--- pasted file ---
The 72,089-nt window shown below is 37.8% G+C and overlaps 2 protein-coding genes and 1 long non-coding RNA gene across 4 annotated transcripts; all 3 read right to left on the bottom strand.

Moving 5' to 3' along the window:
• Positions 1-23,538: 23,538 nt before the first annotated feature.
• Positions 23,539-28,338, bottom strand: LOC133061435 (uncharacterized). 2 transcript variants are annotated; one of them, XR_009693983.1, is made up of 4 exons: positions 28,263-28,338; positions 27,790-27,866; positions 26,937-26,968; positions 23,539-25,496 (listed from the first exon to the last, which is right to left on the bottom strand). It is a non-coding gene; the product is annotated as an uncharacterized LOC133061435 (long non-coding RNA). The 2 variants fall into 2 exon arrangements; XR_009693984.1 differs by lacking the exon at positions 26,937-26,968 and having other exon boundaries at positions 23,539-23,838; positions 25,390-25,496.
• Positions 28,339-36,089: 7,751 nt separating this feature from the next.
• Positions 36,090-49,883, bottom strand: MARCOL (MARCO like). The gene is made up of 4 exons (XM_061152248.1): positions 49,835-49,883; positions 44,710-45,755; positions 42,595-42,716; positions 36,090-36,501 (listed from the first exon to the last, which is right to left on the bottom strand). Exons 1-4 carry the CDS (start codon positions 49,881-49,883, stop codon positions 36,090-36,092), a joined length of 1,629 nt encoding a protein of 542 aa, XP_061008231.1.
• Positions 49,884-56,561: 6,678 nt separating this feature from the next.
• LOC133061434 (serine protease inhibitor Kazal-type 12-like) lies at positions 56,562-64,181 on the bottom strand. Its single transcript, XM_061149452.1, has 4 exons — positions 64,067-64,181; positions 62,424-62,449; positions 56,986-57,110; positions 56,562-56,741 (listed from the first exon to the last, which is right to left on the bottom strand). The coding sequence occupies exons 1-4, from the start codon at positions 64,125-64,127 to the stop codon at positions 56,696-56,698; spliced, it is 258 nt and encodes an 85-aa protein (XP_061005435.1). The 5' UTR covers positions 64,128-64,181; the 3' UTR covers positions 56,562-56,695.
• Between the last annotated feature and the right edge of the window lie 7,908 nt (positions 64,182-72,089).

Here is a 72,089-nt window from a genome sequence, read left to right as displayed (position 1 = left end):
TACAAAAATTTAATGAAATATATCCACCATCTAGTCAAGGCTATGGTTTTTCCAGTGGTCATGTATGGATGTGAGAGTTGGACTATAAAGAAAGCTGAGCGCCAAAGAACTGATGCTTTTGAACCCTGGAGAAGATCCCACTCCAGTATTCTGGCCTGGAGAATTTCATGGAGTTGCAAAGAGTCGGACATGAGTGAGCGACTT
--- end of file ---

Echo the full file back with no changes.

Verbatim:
The 72,089-nt window shown below is 37.8% G+C and overlaps 2 protein-coding genes and 1 long non-coding RNA gene across 4 annotated transcripts; all 3 read right to left on the bottom strand.

Moving 5' to 3' along the window:
• Positions 1-23,538: 23,538 nt before the first annotated feature.
• Positions 23,539-28,338, bottom strand: LOC133061435 (uncharacterized). 2 transcript variants are annotated; one of them, XR_009693983.1, is made up of 4 exons: positions 28,263-28,338; positions 27,790-27,866; positions 26,937-26,968; positions 23,539-25,496 (listed from the first exon to the last, which is right to left on the bottom strand). It is a non-coding gene; the product is annotated as an uncharacterized LOC133061435 (long non-coding RNA). The 2 variants fall into 2 exon arrangements; XR_009693984.1 differs by lacking the exon at positions 26,937-26,968 and having other exon boundaries at positions 23,539-23,838; positions 25,390-25,496.
• Positions 28,339-36,089: 7,751 nt separating this feature from the next.
• Positions 36,090-49,883, bottom strand: MARCOL (MARCO like). The gene is made up of 4 exons (XM_061152248.1): positions 49,835-49,883; positions 44,710-45,755; positions 42,595-42,716; positions 36,090-36,501 (listed from the first exon to the last, which is right to left on the bottom strand). Exons 1-4 carry the CDS (start codon positions 49,881-49,883, stop codon positions 36,090-36,092), a joined length of 1,629 nt encoding a protein of 542 aa, XP_061008231.1.
• Positions 49,884-56,561: 6,678 nt separating this feature from the next.
• LOC133061434 (serine protease inhibitor Kazal-type 12-like) lies at positions 56,562-64,181 on the bottom strand. Its single transcript, XM_061149452.1, has 4 exons — positions 64,067-64,181; positions 62,424-62,449; positions 56,986-57,110; positions 56,562-56,741 (listed from the first exon to the last, which is right to left on the bottom strand). The coding sequence occupies exons 1-4, from the start codon at positions 64,125-64,127 to the stop codon at positions 56,696-56,698; spliced, it is 258 nt and encodes an 85-aa protein (XP_061005435.1). The 5' UTR covers positions 64,128-64,181; the 3' UTR covers positions 56,562-56,695.
• Between the last annotated feature and the right edge of the window lie 7,908 nt (positions 64,182-72,089).

Here is a 72,089-nt window from a genome sequence, read left to right as displayed (position 1 = left end):
TACAAAAATTTAATGAAATATATCCACCATCTAGTCAAGGCTATGGTTTTTCCAGTGGTCATGTATGGATGTGAGAGTTGGACTATAAAGAAAGCTGAGCGCCAAAGAACTGATGCTTTTGAACCCTGGAGAAGATCCCACTCCAGTATTCTGGCCTGGAGAATTTCATGGAGTTGCAAAGAGTCGGACATGAGTGAGCGACTT